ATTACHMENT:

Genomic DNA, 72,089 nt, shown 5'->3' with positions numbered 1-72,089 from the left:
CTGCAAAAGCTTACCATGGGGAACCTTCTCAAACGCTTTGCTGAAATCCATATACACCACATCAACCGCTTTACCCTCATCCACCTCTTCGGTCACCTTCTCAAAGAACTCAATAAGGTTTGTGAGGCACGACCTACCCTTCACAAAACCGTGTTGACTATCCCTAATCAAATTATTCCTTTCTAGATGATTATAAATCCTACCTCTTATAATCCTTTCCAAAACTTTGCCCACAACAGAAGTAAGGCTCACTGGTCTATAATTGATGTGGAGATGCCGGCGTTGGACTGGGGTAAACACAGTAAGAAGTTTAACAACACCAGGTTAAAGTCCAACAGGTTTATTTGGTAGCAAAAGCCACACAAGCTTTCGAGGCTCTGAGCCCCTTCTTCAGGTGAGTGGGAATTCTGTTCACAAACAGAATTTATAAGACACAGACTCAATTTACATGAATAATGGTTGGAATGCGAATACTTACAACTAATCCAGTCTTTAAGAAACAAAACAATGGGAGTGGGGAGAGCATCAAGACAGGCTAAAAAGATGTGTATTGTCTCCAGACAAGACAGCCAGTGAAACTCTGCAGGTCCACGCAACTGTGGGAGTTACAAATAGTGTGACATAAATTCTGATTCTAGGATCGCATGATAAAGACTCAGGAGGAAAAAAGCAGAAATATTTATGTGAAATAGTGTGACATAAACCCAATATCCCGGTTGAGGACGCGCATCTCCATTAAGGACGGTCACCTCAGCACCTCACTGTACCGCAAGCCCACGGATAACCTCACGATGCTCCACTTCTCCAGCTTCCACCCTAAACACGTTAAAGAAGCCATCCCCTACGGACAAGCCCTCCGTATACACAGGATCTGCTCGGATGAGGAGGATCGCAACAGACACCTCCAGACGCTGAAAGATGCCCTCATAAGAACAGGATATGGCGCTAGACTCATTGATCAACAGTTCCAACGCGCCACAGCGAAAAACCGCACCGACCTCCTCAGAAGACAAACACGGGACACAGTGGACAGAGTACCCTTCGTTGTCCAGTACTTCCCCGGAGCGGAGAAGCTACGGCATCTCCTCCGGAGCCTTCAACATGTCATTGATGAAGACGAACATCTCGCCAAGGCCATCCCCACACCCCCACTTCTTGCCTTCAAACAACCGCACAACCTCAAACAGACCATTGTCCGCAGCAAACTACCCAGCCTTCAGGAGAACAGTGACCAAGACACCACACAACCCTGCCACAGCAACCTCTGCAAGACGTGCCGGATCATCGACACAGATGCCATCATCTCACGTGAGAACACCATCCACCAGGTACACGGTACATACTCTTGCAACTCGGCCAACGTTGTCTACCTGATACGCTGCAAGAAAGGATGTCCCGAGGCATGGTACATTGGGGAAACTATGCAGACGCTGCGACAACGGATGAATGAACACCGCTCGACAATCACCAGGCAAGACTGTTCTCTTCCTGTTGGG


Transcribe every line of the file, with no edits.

Genomic DNA, 72,089 nt, shown 5'->3' with positions numbered 1-72,089 from the left:
CTGCAAAAGCTTACCATGGGGAACCTTCTCAAACGCTTTGCTGAAATCCATATACACCACATCAACCGCTTTACCCTCATCCACCTCTTCGGTCACCTTCTCAAAGAACTCAATAAGGTTTGTGAGGCACGACCTACCCTTCACAAAACCGTGTTGACTATCCCTAATCAAATTATTCCTTTCTAGATGATTATAAATCCTACCTCTTATAATCCTTTCCAAAACTTTGCCCACAACAGAAGTAAGGCTCACTGGTCTATAATTGATGTGGAGATGCCGGCGTTGGACTGGGGTAAACACAGTAAGAAGTTTAACAACACCAGGTTAAAGTCCAACAGGTTTATTTGGTAGCAAAAGCCACACAAGCTTTCGAGGCTCTGAGCCCCTTCTTCAGGTGAGTGGGAATTCTGTTCACAAACAGAATTTATAAGACACAGACTCAATTTACATGAATAATGGTTGGAATGCGAATACTTACAACTAATCCAGTCTTTAAGAAACAAAACAATGGGAGTGGGGAGAGCATCAAGACAGGCTAAAAAGATGTGTATTGTCTCCAGACAAGACAGCCAGTGAAACTCTGCAGGTCCACGCAACTGTGGGAGTTACAAATAGTGTGACATAAATTCTGATTCTAGGATCGCATGATAAAGACTCAGGAGGAAAAAAGCAGAAATATTTATGTGAAATAGTGTGACATAAACCCAATATCCCGGTTGAGGACGCGCATCTCCATTAAGGACGGTCACCTCAGCACCTCACTGTACCGCAAGCCCACGGATAACCTCACGATGCTCCACTTCTCCAGCTTCCACCCTAAACACGTTAAAGAAGCCATCCCCTACGGACAAGCCCTCCGTATACACAGGATCTGCTCGGATGAGGAGGATCGCAACAGACACCTCCAGACGCTGAAAGATGCCCTCATAAGAACAGGATATGGCGCTAGACTCATTGATCAACAGTTCCAACGCGCCACAGCGAAAAACCGCACCGACCTCCTCAGAAGACAAACACGGGACACAGTGGACAGAGTACCCTTCGTTGTCCAGTACTTCCCCGGAGCGGAGAAGCTACGGCATCTCCTCCGGAGCCTTCAACATGTCATTGATGAAGACGAACATCTCGCCAAGGCCATCCCCACACCCCCACTTCTTGCCTTCAAACAACCGCACAACCTCAAACAGACCATTGTCCGCAGCAAACTACCCAGCCTTCAGGAGAACAGTGACCAAGACACCACACAACCCTGCCACAGCAACCTCTGCAAGACGTGCCGGATCATCGACACAGATGCCATCATCTCACGTGAGAACACCATCCACCAGGTACACGGTACATACTCTTGCAACTCGGCCAACGTTGTCTACCTGATACGCTGCAAGAAAGGATGTCCCGAGGCATGGTACATTGGGGAAACTATGCAGACGCTGCGACAACGGATGAATGAACACCGCTCGACAATCACCAGGCAAGACTGTTCTCTTCCTGTTGGG